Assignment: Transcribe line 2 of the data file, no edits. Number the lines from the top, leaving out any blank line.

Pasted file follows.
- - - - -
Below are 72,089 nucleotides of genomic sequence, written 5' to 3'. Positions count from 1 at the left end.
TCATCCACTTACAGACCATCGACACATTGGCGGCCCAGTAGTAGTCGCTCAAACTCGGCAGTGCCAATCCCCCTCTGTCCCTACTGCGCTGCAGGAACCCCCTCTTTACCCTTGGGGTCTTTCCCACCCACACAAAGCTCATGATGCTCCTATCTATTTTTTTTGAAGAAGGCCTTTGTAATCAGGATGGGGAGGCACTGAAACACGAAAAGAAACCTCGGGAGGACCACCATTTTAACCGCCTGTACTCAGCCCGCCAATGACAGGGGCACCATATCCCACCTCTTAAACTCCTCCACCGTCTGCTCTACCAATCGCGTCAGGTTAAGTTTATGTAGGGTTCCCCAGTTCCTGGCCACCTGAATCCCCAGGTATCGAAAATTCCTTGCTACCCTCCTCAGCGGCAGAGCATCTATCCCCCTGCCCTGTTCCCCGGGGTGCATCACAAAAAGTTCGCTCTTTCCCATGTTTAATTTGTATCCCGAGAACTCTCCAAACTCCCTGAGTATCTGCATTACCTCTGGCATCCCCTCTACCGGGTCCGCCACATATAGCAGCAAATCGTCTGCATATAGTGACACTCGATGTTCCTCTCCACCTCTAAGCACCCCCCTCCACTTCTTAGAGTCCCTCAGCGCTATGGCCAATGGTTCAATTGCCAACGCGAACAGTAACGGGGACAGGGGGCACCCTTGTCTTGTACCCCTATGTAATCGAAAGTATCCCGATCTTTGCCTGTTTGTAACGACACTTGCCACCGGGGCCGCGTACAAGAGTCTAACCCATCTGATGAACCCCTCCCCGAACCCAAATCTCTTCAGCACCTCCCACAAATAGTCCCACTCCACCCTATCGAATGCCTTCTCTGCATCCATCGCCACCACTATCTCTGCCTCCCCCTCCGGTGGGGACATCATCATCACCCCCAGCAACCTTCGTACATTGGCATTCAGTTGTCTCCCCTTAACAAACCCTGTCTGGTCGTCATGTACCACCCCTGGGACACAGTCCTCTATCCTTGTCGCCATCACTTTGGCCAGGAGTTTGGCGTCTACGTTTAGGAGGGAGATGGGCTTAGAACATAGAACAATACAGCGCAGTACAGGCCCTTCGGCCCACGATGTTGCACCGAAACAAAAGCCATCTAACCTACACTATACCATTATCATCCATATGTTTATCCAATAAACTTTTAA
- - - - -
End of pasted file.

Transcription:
TCATCCACTTACAGACCATCGACACATTGGCGGCCCAGTAGTAGTCGCTCAAACTCGGCAGTGCCAATCCCCCTCTGTCCCTACTGCGCTGCAGGAACCCCCTCTTTACCCTTGGGGTCTTTCCCACCCACACAAAGCTCATGATGCTCCTATCTATTTTTTTTGAAGAAGGCCTTTGTAATCAGGATGGGGAGGCACTGAAACACGAAAAGAAACCTCGGGAGGACCACCATTTTAACCGCCTGTACTCAGCCCGCCAATGACAGGGGCACCATATCCCACCTCTTAAACTCCTCCACCGTCTGCTCTACCAATCGCGTCAGGTTAAGTTTATGTAGGGTTCCCCAGTTCCTGGCCACCTGAATCCCCAGGTATCGAAAATTCCTTGCTACCCTCCTCAGCGGCAGAGCATCTATCCCCCTGCCCTGTTCCCCGGGGTGCATCACAAAAAGTTCGCTCTTTCCCATGTTTAATTTGTATCCCGAGAACTCTCCAAACTCCCTGAGTATCTGCATTACCTCTGGCATCCCCTCTACCGGGTCCGCCACATATAGCAGCAAATCGTCTGCATATAGTGACACTCGATGTTCCTCTCCACCTCTAAGCACCCCCCTCCACTTCTTAGAGTCCCTCAGCGCTATGGCCAATGGTTCAATTGCCAACGCGAACAGTAACGGGGACAGGGGGCACCCTTGTCTTGTACCCCTATGTAATCGAAAGTATCCCGATCTTTGCCTGTTTGTAACGACACTTGCCACCGGGGCCGCGTACAAGAGTCTAACCCATCTGATGAACCCCTCCCCGAACCCAAATCTCTTCAGCACCTCCCACAAATAGTCCCACTCCACCCTATCGAATGCCTTCTCTGCATCCATCGCCACCACTATCTCTGCCTCCCCCTCCGGTGGGGACATCATCATCACCCCCAGCAACCTTCGTACATTGGCATTCAGTTGTCTCCCCTTAACAAACCCTGTCTGGTCGTCATGTACCACCCCTGGGACACAGTCCTCTATCCTTGTCGCCATCACTTTGGCCAGGAGTTTGGCGTCTACGTTTAGGAGGGAGATGGGCTTAGAACATAGAACAATACAGCGCAGTACAGGCCCTTCGGCCCACGATGTTGCACCGAAACAAAAGCCATCTAACCTACACTATACCATTATCATCCATATGTTTATCCAATAAACTTTTAA